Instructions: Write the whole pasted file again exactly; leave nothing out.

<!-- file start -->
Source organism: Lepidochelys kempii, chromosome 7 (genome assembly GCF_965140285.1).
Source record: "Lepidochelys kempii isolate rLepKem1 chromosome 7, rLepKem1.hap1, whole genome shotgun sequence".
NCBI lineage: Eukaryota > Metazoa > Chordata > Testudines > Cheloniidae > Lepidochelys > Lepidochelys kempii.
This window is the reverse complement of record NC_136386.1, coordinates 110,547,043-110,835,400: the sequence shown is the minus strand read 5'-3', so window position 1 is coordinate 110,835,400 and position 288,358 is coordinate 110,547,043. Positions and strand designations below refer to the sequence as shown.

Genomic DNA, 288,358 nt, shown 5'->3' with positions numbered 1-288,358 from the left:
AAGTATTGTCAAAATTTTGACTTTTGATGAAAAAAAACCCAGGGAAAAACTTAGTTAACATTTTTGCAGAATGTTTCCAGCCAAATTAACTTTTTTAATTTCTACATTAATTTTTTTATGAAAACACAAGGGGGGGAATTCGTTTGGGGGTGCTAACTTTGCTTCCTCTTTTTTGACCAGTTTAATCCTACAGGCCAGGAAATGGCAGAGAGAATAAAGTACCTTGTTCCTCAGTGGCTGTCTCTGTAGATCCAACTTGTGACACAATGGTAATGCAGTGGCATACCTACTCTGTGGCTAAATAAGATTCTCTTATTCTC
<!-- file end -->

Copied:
Source organism: Lepidochelys kempii, chromosome 7 (genome assembly GCF_965140285.1).
Source record: "Lepidochelys kempii isolate rLepKem1 chromosome 7, rLepKem1.hap1, whole genome shotgun sequence".
NCBI lineage: Eukaryota > Metazoa > Chordata > Testudines > Cheloniidae > Lepidochelys > Lepidochelys kempii.
This window is the reverse complement of record NC_136386.1, coordinates 110,547,043-110,835,400: the sequence shown is the minus strand read 5'-3', so window position 1 is coordinate 110,835,400 and position 288,358 is coordinate 110,547,043. Positions and strand designations below refer to the sequence as shown.

Genomic DNA, 288,358 nt, shown 5'->3' with positions numbered 1-288,358 from the left:
AAGTATTGTCAAAATTTTGACTTTTGATGAAAAAAAACCCAGGGAAAAACTTAGTTAACATTTTTGCAGAATGTTTCCAGCCAAATTAACTTTTTTAATTTCTACATTAATTTTTTTATGAAAACACAAGGGGGGGAATTCGTTTGGGGGTGCTAACTTTGCTTCCTCTTTTTTGACCAGTTTAATCCTACAGGCCAGGAAATGGCAGAGAGAATAAAGTACCTTGTTCCTCAGTGGCTGTCTCTGTAGATCCAACTTGTGACACAATGGTAATGCAGTGGCATACCTACTCTGTGGCTAAATAAGATTCTCTTATTCTC